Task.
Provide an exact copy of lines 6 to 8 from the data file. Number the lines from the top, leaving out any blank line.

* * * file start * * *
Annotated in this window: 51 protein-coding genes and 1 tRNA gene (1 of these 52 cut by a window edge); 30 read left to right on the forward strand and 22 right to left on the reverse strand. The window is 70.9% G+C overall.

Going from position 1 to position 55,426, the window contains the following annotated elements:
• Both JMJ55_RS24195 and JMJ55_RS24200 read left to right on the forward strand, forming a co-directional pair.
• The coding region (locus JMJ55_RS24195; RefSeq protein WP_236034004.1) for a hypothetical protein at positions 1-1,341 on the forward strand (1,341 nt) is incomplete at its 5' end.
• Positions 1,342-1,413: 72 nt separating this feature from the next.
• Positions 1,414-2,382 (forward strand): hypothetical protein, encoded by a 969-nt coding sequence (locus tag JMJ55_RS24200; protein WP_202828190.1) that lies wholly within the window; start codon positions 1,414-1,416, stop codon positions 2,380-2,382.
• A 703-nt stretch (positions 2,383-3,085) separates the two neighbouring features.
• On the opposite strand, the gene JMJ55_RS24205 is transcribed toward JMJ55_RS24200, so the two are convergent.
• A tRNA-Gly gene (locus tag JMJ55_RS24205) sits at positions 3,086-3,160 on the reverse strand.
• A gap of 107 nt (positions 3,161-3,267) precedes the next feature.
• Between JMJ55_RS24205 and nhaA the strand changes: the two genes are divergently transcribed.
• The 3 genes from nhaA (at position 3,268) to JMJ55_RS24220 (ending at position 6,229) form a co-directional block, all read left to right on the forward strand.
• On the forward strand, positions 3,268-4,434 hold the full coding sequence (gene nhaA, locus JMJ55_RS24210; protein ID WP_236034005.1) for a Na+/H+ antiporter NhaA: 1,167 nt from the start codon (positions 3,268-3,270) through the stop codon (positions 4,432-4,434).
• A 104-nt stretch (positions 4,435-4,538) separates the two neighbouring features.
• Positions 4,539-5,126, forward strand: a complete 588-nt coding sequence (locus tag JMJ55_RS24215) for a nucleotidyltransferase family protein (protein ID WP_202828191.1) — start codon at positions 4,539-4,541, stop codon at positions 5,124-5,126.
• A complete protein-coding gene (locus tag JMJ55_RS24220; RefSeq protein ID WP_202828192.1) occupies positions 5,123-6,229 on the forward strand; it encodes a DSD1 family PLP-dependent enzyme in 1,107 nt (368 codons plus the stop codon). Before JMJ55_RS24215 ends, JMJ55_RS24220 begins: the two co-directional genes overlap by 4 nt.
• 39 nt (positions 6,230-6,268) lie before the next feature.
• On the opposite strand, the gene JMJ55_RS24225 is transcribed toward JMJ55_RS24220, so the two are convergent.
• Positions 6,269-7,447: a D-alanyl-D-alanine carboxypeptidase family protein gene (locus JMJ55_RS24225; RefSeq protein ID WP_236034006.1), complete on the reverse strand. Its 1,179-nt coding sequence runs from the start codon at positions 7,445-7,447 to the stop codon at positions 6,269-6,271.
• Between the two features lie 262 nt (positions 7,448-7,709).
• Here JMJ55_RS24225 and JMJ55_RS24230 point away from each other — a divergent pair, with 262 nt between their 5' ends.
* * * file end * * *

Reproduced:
• Positions 1,414-2,382 (forward strand): hypothetical protein, encoded by a 969-nt coding sequence (locus tag JMJ55_RS24200; protein WP_202828190.1) that lies wholly within the window; start codon positions 1,414-1,416, stop codon positions 2,380-2,382.
• A 703-nt stretch (positions 2,383-3,085) separates the two neighbouring features.
• On the opposite strand, the gene JMJ55_RS24205 is transcribed toward JMJ55_RS24200, so the two are convergent.